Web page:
Peter Vaughn told the legislature's public accounts committee he believes there will be improvements in wait times once the province cuts the number of health authorities from 10 to two as of April 1. But he said they won't be immediate.
"Once you have a backlog of anything you have to work away to manage that," said Vaughn.
He said $4 million spent in the previous two fiscal years resulted in close to 700 additional knee, hip and pediatric spine surgeries, while another $2 million for this fiscal year will add another 350 procedures.
In a report released in December, Nova Scotia's auditor general said only 43 per cent of knee replacements and 58 per cent of hip replacements met the six-month national benchmark in 2013, the lowest rate in the country.
Michael Pickup also quoted a Health Department estimate that $35 million was needed to start completing 90 per cent of hip and knee replacements within the six-month time frame and another $7.7 million would be needed annually to maintain the standard.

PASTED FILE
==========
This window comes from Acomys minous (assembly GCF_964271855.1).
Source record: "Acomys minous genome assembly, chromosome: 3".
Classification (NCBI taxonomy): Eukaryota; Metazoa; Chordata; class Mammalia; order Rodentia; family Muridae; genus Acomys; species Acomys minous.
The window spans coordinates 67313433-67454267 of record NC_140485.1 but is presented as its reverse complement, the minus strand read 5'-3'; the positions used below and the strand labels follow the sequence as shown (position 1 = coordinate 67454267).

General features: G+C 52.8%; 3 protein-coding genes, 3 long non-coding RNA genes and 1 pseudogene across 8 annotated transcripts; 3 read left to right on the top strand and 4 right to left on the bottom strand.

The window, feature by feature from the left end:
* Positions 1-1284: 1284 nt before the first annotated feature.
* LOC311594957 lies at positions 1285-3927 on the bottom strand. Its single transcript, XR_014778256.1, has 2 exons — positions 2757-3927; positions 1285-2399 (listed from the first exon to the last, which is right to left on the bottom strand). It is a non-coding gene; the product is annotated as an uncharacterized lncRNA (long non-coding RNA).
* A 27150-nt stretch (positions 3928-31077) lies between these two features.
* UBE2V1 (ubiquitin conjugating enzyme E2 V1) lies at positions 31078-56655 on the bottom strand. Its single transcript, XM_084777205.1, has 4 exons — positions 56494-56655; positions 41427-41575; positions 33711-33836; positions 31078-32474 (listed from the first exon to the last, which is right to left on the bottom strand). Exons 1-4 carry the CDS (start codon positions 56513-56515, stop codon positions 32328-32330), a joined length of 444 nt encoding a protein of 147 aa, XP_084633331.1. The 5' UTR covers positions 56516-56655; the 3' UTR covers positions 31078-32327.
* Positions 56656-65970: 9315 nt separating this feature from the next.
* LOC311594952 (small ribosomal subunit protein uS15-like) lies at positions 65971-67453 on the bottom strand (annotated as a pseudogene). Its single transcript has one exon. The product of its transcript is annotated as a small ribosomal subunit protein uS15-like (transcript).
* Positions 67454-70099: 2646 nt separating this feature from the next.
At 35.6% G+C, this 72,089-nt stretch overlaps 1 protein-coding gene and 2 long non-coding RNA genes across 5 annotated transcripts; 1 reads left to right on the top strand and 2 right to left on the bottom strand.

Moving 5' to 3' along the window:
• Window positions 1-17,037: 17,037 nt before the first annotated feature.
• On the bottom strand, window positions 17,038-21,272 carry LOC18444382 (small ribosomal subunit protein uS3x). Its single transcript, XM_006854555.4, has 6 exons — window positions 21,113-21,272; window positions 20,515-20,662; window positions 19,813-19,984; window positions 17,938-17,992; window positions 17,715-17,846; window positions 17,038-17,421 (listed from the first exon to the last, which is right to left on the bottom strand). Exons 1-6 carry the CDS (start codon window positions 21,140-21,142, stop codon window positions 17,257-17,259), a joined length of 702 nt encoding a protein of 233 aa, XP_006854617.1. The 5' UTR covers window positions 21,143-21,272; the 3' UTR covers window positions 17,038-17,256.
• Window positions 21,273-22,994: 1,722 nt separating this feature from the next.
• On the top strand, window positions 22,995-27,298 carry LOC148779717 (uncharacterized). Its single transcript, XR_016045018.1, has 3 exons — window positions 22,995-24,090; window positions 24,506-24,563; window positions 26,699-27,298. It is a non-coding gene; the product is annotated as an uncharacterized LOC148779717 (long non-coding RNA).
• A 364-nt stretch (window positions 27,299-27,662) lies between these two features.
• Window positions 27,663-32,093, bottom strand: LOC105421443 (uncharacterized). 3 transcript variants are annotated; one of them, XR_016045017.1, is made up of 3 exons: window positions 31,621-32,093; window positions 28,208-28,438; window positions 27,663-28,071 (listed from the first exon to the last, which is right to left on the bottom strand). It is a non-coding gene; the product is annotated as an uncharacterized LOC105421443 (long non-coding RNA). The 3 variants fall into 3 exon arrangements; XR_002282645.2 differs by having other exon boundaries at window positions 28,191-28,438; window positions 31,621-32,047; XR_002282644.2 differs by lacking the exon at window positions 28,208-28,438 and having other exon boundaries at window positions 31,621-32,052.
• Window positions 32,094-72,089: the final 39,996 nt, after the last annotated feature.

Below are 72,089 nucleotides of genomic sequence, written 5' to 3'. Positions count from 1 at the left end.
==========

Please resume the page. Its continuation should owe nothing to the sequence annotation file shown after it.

Vaughn said he won't know how accurate the estimate is until the amalgamation of health authorities is complete.
"We do not have confidence that the figures quoted in the past indicate what we will need in the future," he said.
He also told the committee that more younger people in their 40s are requiring procedures, such as hip and knee replacements.
The increase is the result of lifestyle choices related to diet and a lack of physical activity, he said.
Progressive Conservative health critic Chris d'Entremont said he doubts that the amalgamation of health boards will reduce the surgery backlogs.
"The amalgamation of the services is not going to change how physicians operate today," he said.